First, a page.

Pancreatic cancer is relatively rare when compared to other cancers, but still the third leading cause of cancer death in the U.S. with one of the lowest survival rates of any cancers.
For that reason, much of pancreatic cancer research is dedicated to treating this deadly kind of cancer. Some of that innovative research is happening at IU School of Medicine in the Liu Laboratory for Computational Genomics. Yunlong Liu, PhD, director of the Center for Computational Biology and Bioinformatics at IU School of Medicine, has been conducting recently published research that could impact the development of more effective immunotherapy options for treating pancreatic cancer and even contribute to a vaccine for the disease someday.
Liu’s research team figured out that a type of alternative RNA splicing, called intron-retention (IR), can potentially produce a significant number of new tumor antigens (neoantigens) in pancreatic cancer cells that can attract cancer-killing T cells.
“It’s a new source of antigens that can be used to fight cancers,” said Liu, who is a professor of medical & molecular genetics at IU School of Medicine and a researcher at the Indiana University Melvin and Bren Simon Comprehensive Cancer Center. “We never thought intron-retention was very important because our cells have inherent ways to get rid of RNA molecules with intron retention. But in this process, the cells generate peptide neoantigens that our immune system has never seen before.”
Liu’s graduate student, Chuanpeng Dong, used public domain data from 150 patients with pancreatic cancer and developed a computational approach to estimate the number of patient-specific IR neoantigens and their relationship with patient survival. The study findings, published in February in JCO Clinical Cancer Informatics, a journal of the American Society of Clinical Oncology, offer three potential translational angles that could benefit pancreatic cancer patients with specific tumor cell markers:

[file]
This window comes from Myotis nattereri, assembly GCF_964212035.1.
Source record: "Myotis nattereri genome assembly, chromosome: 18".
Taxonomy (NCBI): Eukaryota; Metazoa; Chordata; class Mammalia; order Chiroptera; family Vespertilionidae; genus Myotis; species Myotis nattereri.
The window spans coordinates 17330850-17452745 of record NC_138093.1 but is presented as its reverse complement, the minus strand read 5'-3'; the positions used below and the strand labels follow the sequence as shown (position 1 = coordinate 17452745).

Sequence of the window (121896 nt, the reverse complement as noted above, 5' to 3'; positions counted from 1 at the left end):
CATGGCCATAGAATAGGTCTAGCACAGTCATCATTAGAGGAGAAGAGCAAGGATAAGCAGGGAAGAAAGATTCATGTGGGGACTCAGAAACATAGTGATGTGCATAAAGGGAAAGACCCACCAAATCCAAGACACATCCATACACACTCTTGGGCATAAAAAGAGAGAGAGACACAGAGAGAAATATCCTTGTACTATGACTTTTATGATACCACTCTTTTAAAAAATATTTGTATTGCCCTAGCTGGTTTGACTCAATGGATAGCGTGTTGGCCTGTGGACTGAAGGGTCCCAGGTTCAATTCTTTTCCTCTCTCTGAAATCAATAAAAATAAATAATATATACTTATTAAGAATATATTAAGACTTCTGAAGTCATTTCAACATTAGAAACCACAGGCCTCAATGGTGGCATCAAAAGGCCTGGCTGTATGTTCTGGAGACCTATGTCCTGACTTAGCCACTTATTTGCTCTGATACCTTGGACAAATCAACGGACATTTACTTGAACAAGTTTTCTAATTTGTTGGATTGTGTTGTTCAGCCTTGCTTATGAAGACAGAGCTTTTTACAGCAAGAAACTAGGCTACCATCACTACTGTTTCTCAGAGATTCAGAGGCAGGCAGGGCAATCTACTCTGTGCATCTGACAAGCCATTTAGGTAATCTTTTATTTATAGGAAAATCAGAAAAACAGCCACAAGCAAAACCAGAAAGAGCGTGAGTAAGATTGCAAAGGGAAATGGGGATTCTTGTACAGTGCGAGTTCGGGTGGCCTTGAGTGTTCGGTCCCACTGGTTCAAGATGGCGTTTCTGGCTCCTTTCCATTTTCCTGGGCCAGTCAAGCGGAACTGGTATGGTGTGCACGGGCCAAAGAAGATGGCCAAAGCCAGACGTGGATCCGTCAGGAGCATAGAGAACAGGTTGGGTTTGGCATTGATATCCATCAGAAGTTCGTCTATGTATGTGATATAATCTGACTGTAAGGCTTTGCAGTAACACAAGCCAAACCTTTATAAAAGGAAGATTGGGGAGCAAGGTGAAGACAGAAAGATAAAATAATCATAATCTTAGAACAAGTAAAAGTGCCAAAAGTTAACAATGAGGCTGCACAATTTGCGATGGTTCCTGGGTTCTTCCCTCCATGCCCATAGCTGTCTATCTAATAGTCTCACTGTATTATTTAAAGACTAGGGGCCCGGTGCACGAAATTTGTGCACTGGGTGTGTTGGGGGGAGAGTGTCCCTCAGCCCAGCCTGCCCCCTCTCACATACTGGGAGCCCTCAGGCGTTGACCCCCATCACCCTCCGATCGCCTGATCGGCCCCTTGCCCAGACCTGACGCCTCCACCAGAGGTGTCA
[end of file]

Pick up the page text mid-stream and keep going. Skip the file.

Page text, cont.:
IR-neoantigen load that might serve as a biomarker for selecting those patients who might benefit from cancer immunotherapy. Liu said it could potentially even result in a new kit for patients identified as good subjects for immunotherapy.
Development of a cancer vaccine based on neoantigen peptides that Liu and his colleagues are currently identifying. It’s too early to suggest that a vaccine is imminent, but Liu said they have provided strong data for scientists in the pharmacology field to pursue.
Further investigation of RNA splicing inhibitors that may allow patients to benefit from Immune Checkpoint Blockade (ICB) therapy. Liu describes treating cancer cells with a splicing inhibitor as “giving them a little kick,” which triggers them to generate more IR. If that’s the case, he said, they can better engage with a patient’s cancer-killing T cells.
“Cancer cells are smart,” said Liu. “They know how to protect themselves from immune cells.”
And that’s where ICB, a type of immunotherapy, comes into the picture in treating some types of cancer. Immune checkpoint blockades or inhibitors work by helping the patient's own immune system recognize and fight their tumor. Pancreatic cancer does not have a lot of mutations, which are more common in other cancer types where the tumor mutation load is used as one of the eligibility criteria for treatment with new immunotherapy drugs. Thus, ICB has not been routinely used to treat pancreatic cancer patients.
“But this study gave us hints that ICB might actually be beneficial for certain pancreatic patients,” Liu said. “We found that patients with high IR neoantigens have improved overall survival. That triggered us to ask whether patients with high neoantigens and high immune inhibitor signals would benefit from ICB therapy. Because even though the cancer cells display neoantigens, the immune inhibitor molecules act as a shield to protect them from being killed by T cells.”
Liu compared survival in patients with high tumor neoantigens and high inhibitors and compared them with patients showing high tumor neoantigens and low inhibitors.
“We don’t have enough data to say what proportion of pancreatic patients might benefit from immunotherapy,” said Liu. “But it’s the first step in many that will be necessary to know which pancreatic cancer patients can benefit from immunotherapy. We are optimistic. We hope that our findings will benefit a large proportion of pancreatic cancer patients.”
The views expressed in this content represent the perspective and opinions of the author and may or may not represent the position of Indiana University School of Medicine.
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